Saturday, February 16, 2008

Next Winter’s Cord

A small aside: the tree-wound goop turned out to be a kind of tar slurry; it came in a can with its own screwcap applicator, like a large can of paper cement, and about as tricky but much blacker. The directions said to avoid contact with clothes or the skin, and to wash with soap and water to remove. I have washed at least ten times with soap and water, and it is about as washable as any tar is. I should have suspected when I read the bottom line on the can: “Not responsible for any results, even if used according to directions.” Remember when items actually were guaranteed to do what you paid them to do, and when the instructions actually were meant to be helpful as opposed to avoiding a lawsuit? But I digress…

I’m still “processing” my supply of next year’s wood (via the felled tree) -- most of the log slices are under tarps, about two thirds of the limbs are piled in the corner of the yard -- providing a nice impromptu fence to keep out neighbor dogs and their “contributions” -- and the sawdust and mossy twigs provide an impressive barrier to any rototilling, as I try to create the new vegetable garden. Three fourths of the yard had to be “cleared” of tree in order to put this garden in, but it’s almost done now. The clearing, not the garden.

I have never been one to start projects at the basic level. Even as a child, I would turn to the back of the book and start with the “advanced” projects, figuring I’d pick up the basics along the way… my success rate was probably over 50%, depending on your definition of “success”. I rarely ended up with projects that looked like the picture, but that was true even when I did start with the basics. Anyway, this is also true of the garden -- not content to have a large vegetable garden, I have upped the ante by making it a circular garden, or -- to be technical -- a four-circuit labyrinth. I have always wanted a labyrinth in my yard, since I started walking them. And since I hadn’t had a yard of my own since I’d started walking them, this was my first chance. And I didn’t hesitate. I found one small enough for the yard, yet big enough to garden in -- 36 feet across, giving me narrow walkways but decent-sized beds. But no rototiller-straight lines… luckily I’d bought a farm-grade spade. Now if only I’d developed farm-grade glutes!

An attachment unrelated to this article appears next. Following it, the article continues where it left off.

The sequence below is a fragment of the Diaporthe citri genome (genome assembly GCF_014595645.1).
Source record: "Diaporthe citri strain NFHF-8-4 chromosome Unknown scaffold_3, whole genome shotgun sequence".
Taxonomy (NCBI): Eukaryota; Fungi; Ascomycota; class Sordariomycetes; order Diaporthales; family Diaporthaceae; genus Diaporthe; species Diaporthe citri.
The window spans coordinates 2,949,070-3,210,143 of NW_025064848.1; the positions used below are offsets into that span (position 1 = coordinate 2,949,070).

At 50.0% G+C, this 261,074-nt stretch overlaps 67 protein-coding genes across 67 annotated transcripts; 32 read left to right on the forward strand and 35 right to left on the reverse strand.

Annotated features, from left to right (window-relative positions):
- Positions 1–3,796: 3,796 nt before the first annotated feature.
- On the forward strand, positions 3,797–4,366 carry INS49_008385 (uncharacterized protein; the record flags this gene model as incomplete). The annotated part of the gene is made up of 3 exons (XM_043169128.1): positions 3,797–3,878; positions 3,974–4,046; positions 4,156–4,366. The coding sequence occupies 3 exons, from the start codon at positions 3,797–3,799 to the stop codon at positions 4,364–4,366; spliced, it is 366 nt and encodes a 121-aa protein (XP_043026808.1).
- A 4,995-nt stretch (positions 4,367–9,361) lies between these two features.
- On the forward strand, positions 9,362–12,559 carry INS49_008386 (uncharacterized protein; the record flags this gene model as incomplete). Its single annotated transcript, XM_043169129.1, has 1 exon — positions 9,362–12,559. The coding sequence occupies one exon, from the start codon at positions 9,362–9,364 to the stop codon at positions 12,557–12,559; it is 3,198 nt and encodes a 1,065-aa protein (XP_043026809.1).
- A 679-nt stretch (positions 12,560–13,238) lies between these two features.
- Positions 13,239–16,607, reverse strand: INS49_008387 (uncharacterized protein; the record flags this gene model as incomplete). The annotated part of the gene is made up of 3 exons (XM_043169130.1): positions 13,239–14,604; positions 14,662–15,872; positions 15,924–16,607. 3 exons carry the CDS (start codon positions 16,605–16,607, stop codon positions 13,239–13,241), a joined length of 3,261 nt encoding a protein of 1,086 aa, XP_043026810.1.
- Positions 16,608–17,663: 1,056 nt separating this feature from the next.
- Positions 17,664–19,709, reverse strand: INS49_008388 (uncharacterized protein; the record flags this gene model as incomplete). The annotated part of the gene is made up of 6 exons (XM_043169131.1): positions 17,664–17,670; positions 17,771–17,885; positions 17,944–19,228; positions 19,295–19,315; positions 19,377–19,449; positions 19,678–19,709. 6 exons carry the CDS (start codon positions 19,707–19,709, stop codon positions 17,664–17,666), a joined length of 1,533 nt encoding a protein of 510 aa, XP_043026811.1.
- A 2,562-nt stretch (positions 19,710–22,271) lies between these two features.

Over the past week, I have been “sketching” the pattern on the ground, using a center pole, a long string and the sawdust that was so handily lying around. As I am a little old to be able to walk around in circles, bent double, for hours, I have to take breaks, doing other tasks that allow me to stand upright (such as dragging the limbs to the “barricades”, as I have taken to calling them). And then I have been taking breaks from the breaks, as my back has informed that it will break if I do not. After enough of the circular pattern was sketched, I have been laying out the walkways using the moss that was also lying around in great quantities, from the felled tree. The moss felt like I was removing pelts from very narrow sheep or something - soft, wet and kind of held together like snake-skin or pelts. As I bent over the logs gathered this green fluff, I wondered if I were being frugal, or crazy. Then I priced little “plugs” of groundcover moss from the nursery, and decided it was frugal even if it was crazy!

My neighbor has walked by several times and tried to be helpful by telling me what an idiot I was not to just burn all the “scrap”. That was the advice of the woodchopper, too. I told them both that I intend to burn them -- but where it will do some good, in my woodstove next year! I suppose if you live in the country with trees all around, you might get spoiled and consider a large backyard “campfire” to be easier than sawing up small limbs… but then, we city folk use and toss plastic bags like they grow on trees -- at least tree limbs really do! I don’t think my neighbor has seen the circular garden yet -- I await his comments… or guffaws.

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